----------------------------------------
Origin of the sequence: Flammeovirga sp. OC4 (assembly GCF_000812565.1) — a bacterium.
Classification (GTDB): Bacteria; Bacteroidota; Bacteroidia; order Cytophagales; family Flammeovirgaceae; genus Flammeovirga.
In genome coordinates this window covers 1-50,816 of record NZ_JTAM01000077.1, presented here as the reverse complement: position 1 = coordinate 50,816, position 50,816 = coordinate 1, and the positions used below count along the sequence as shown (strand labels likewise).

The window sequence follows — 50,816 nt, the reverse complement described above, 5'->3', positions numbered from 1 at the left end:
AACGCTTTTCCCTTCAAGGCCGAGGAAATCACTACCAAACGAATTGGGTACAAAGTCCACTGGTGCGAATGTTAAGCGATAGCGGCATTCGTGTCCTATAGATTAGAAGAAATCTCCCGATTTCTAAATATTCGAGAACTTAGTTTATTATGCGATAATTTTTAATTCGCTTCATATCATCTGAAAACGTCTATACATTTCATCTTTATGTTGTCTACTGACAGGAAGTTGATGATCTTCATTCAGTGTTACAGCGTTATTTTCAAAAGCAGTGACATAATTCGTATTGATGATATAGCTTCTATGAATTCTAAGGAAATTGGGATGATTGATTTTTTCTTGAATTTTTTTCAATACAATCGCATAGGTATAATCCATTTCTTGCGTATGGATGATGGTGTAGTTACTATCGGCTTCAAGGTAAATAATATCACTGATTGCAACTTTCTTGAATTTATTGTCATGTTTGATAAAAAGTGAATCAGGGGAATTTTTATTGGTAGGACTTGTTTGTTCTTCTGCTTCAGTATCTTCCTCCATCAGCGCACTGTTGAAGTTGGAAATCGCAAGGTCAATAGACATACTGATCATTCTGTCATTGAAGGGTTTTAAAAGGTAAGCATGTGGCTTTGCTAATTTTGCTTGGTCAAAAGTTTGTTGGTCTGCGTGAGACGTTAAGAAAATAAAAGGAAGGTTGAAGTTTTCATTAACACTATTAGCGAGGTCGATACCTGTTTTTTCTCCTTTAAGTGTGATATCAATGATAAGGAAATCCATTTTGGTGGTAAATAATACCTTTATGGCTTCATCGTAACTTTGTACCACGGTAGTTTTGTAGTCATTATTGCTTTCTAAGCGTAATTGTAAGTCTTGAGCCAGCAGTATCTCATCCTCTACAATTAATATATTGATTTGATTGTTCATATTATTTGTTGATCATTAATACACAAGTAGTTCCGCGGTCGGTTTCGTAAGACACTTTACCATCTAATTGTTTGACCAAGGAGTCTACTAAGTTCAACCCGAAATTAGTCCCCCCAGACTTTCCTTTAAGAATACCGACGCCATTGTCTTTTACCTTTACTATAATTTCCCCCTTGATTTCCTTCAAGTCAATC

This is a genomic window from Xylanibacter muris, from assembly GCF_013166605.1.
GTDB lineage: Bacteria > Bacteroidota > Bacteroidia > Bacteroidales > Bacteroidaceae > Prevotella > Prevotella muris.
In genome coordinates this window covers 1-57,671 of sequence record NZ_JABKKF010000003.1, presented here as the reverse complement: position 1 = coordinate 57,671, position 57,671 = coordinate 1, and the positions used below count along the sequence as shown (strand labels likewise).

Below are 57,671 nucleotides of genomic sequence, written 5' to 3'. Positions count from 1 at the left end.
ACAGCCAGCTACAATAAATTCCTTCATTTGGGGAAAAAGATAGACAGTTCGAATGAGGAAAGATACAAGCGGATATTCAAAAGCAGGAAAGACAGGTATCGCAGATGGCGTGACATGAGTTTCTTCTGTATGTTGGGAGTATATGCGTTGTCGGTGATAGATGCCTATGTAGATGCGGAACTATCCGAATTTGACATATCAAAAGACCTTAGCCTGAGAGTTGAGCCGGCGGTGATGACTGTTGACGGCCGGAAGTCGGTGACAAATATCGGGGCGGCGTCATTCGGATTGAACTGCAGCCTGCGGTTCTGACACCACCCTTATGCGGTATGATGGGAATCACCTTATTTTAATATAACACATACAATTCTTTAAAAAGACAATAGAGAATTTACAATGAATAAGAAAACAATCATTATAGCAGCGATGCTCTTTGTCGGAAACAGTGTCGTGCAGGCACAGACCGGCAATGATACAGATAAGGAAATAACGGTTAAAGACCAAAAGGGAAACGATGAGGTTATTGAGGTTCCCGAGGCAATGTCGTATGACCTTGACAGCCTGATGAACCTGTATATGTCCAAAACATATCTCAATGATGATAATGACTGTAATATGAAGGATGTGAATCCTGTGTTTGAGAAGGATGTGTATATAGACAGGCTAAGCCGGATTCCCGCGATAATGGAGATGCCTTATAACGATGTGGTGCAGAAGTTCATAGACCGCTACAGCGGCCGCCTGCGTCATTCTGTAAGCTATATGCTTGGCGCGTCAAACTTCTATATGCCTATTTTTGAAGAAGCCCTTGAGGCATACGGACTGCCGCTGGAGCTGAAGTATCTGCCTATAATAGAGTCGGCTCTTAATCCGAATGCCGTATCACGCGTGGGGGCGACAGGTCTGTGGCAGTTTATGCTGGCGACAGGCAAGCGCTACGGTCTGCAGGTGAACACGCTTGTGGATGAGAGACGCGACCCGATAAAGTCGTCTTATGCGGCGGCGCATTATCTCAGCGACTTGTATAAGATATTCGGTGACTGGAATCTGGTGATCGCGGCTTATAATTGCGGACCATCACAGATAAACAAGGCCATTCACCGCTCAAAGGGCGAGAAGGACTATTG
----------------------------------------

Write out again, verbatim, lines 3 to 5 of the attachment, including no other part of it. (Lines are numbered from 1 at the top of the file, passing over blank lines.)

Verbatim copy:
In genome coordinates this window covers 1-50,816 of record NZ_JTAM01000077.1, presented here as the reverse complement: position 1 = coordinate 50,816, position 50,816 = coordinate 1, and the positions used below count along the sequence as shown (strand labels likewise).

The window sequence follows — 50,816 nt, the reverse complement described above, 5'->3', positions numbered from 1 at the left end:
AACGCTTTTCCCTTCAAGGCCGAGGAAATCACTACCAAACGAATTGGGTACAAAGTCCACTGGTGCGAATGTTAAGCGATAGCGGCATTCGTGTCCTATAGATTAGAAGAAATCTCCCGATTTCTAAATATTCGAGAACTTAGTTTATTATGCGATAATTTTTAATTCGCTTCATATCATCTGAAAACGTCTATACATTTCATCTTTATGTTGTCTACTGACAGGAAGTTGATGATCTTCATTCAGTGTTACAGCGTTATTTTCAAAAGCAGTGACATAATTCGTATTGATGATATAGCTTCTATGAATTCTAAGGAAATTGGGATGATTGATTTTTTCTTGAATTTTTTTCAATACAATCGCATAGGTATAATCCATTTCTTGCGTATGGATGATGGTGTAGTTACTATCGGCTTCAAGGTAAATAATATCACTGATTGCAACTTTCTTGAATTTATTGTCATGTTTGATAAAAAGTGAATCAGGGGAATTTTTATTGGTAGGACTTGTTTGTTCTTCTGCTTCAGTATCTTCCTCCATCAGCGCACTGTTGAAGTTGGAAATCGCAAGGTCAATAGACATACTGATCATTCTGTCATTGAAGGGTTTTAAAAGGTAAGCATGTGGCTTTGCTAATTTTGCTTGGTCAAAAGTTTGTTGGTCTGCGTGAGACGTTAAGAAAATAAAAGGAAGGTTGAAGTTTTCATTAACACTATTAGCGAGGTCGATACCTGTTTTTTCTCCTTTAAGTGTGATATCAATGATAAGGAAATCCATTTTGGTGGTAAATAATACCTTTATGGCTTCATCGTAACTTTGTACCACGGTAGTTTTGTAGTCATTATTGCTTTCTAAGCGTAATTGTAAGTCTTGAGCCAGCAGTATCTCATCCTCTACAATTAATATATTGATTTGATTGTTCATATTATTTGTTGATCATTAATACACAAGTAGTTCCGCGGTCGGTTTCGTAAGACACTTTACCATCTAATTGTTTGACCAAGGAGTCTACTAAGTTCAACCCGAAATTAGTCCCCCCAGACTTTCCTTTAAGAATACCGACGCCATTGTCTTTTACCTTTACTATAATTTCCCCCTTGATTTCCTTCAAGTCAATC